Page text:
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Title: Layer Hall effect in a 2D topological axion antiferromagnet
Authors: Gao, Anyuan
Liu, Yu-Fei
Hu, Chaowei
Qiu, Jian-Xiang
Tzschaschel, Christian
Ghosh, Barun
Ho, Sheng-Chin
Bérubé, Damien
Chen, Rui
Sun, Haipeng
Zhang, Zhaowei
Zhang, Xin-Yue
Wang, Yu-Xuan
Wang, Naizhou
Huang, Zumeng
Felser, Claudia
Agarwal, Amit
Ding, Thomas
Tien, Hung-Ju
Akey, Austin
Gardener, Jules
Singh, Bahadur
Watanabe, Kenji
Taniguchi, Takashi
Burch, Kenneth S.
Bell, David C.
Zhou, Brian B.
Gao, Weibo
Lu, Hai-Zhou
Bansil, Arun
Lin, Hsin
Chang, Tay-Rong
Fu, Liang
Ma, Qiong
Ni, Ni
Xu, Su-Yang
Keywords: Science::Physics
Issue Date: 2021
Source: Gao, A., Liu, Y., Hu, C., Qiu, J., Tzschaschel, C., Ghosh, B., Ho, S., Bérubé, D., Chen, R., Sun, H., Zhang, Z., Zhang, X., Wang, Y., Wang, N., Huang, Z., Felser, C., Agarwal, A., Ding, T., Tien, H., ...Xu, S. (2021). Layer Hall effect in a 2D topological axion antiferromagnet. Nature, 595, 521-525.
Project: NRF-CRP21-2018-0007
Journal: Nature
Abstract: Whereas ferromagnets have been known and used for millennia, antiferromagnets were only discovered in the 1930s1. At large scale, because of the absence of global magnetization, antiferromagnets may seem to behave like any non-magnetic material. At the microscopic level, however, the opposite alignment of spins forms a rich internal structure. In topological antiferromagnets, this internal structure leads to the possibility that the property known as the Berry phase can acquire distinct spatial textures2,3. Here we study this possibility in an antiferromagnetic axion insulator-even-layered, two-dimensional MnBi2Te4-in which spatial degrees of freedom correspond to different layers. We observe a type of Hall effect-the layer Hall effect-in which electrons from the top and bottom layers spontaneously deflect in opposite directions. Specifically, under zero electric field, even-layered MnBi2Te4 shows no anomalous Hall effect. However, applying an electric field leads to the emergence of a large, layer-polarized anomalous Hall effect of about 0.5e2/h (where e is the electron charge and h is Planck's constant). This layer Hall effect uncovers an unusual layer-locked Berry curvature, which serves to characterize the axion insulator state. Moreover, we find that the layer-locked Berry curvature can be manipulated by the axion field formed from the dot product of the electric and magnetic field vectors. Our results offer new pathways to detect and manipulate the internal spatial structure of fully compensated topological antiferromagnets4-9. The layer-locked Berry curvature represents a first step towards spatial engineering of the Berry phase through effects such as layer-specific moiré potential.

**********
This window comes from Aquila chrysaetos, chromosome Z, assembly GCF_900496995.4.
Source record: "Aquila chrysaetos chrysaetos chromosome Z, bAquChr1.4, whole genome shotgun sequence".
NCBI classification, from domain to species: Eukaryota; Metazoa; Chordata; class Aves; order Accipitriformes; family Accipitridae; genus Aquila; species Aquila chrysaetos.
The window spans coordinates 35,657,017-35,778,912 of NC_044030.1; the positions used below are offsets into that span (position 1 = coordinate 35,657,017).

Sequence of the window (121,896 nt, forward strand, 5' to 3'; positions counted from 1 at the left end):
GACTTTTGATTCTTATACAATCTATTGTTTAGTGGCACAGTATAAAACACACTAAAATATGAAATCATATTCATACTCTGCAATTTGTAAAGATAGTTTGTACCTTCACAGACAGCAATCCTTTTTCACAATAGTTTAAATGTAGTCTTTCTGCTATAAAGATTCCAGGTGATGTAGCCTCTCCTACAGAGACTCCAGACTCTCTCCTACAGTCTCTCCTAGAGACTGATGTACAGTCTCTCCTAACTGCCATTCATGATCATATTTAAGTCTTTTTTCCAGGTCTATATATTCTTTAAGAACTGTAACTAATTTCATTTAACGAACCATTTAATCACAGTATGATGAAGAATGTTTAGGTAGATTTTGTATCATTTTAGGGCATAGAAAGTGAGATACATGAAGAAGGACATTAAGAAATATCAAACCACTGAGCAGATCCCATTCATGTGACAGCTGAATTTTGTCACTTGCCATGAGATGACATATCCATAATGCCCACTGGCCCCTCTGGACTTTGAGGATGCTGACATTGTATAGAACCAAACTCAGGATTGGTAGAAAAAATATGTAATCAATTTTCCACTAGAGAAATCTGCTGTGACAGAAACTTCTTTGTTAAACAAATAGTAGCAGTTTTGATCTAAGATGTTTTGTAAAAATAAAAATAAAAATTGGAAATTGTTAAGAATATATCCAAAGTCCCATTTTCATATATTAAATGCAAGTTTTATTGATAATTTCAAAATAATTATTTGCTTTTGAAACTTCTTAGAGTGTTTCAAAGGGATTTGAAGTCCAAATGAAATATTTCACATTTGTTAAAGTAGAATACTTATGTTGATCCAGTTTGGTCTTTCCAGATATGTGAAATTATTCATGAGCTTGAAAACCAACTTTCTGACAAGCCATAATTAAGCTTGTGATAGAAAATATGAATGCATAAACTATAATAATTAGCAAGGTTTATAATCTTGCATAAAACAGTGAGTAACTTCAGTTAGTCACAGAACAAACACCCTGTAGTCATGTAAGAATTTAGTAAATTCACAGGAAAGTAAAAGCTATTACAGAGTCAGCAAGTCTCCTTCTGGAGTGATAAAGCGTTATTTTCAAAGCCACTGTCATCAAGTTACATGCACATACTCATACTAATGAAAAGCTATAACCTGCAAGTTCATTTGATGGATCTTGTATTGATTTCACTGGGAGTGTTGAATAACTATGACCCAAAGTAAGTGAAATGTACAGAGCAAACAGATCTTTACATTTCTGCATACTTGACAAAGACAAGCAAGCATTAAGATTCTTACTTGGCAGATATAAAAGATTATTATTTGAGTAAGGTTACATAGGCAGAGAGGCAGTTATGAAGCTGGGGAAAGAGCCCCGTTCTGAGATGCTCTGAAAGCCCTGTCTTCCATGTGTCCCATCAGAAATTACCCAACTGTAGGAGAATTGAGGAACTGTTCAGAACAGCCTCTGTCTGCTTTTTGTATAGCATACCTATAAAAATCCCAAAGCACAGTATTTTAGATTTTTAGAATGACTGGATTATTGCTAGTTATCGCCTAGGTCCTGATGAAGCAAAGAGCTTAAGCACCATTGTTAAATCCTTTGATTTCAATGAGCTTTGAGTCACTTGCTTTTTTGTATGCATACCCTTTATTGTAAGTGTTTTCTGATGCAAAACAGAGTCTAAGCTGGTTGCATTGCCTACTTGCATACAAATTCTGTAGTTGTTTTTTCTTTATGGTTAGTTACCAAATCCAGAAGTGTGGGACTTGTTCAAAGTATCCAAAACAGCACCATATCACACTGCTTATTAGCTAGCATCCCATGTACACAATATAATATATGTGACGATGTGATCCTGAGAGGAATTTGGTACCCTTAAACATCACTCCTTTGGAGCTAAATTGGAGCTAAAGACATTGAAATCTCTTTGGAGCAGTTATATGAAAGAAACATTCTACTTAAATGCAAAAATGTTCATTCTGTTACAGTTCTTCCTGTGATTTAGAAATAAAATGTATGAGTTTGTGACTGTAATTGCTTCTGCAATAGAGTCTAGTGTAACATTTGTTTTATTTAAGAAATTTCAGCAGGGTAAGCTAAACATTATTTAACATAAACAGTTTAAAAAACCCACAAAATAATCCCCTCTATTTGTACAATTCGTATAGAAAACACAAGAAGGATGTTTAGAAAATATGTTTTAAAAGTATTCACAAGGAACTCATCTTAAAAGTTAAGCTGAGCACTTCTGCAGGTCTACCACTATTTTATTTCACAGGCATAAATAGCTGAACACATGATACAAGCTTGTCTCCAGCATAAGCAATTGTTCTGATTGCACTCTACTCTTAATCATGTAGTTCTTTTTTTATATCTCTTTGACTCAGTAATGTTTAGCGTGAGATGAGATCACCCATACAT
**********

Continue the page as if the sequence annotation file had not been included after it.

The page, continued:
ISSN: 0028-0836
DOI: 10.1038/s41586-021-03679-w
Schools: School of Physical and Mathematical Sciences 
Rights: © 2021 The Author(s), under exclusive licence to Springer Nature Limited. All rights reserved. This paper was published in Nature and is made available with permission of The Author(s).
Fulltext Permission: open
Fulltext Availability: With Fulltext
Appears in Collections:SPMS Journal Articles

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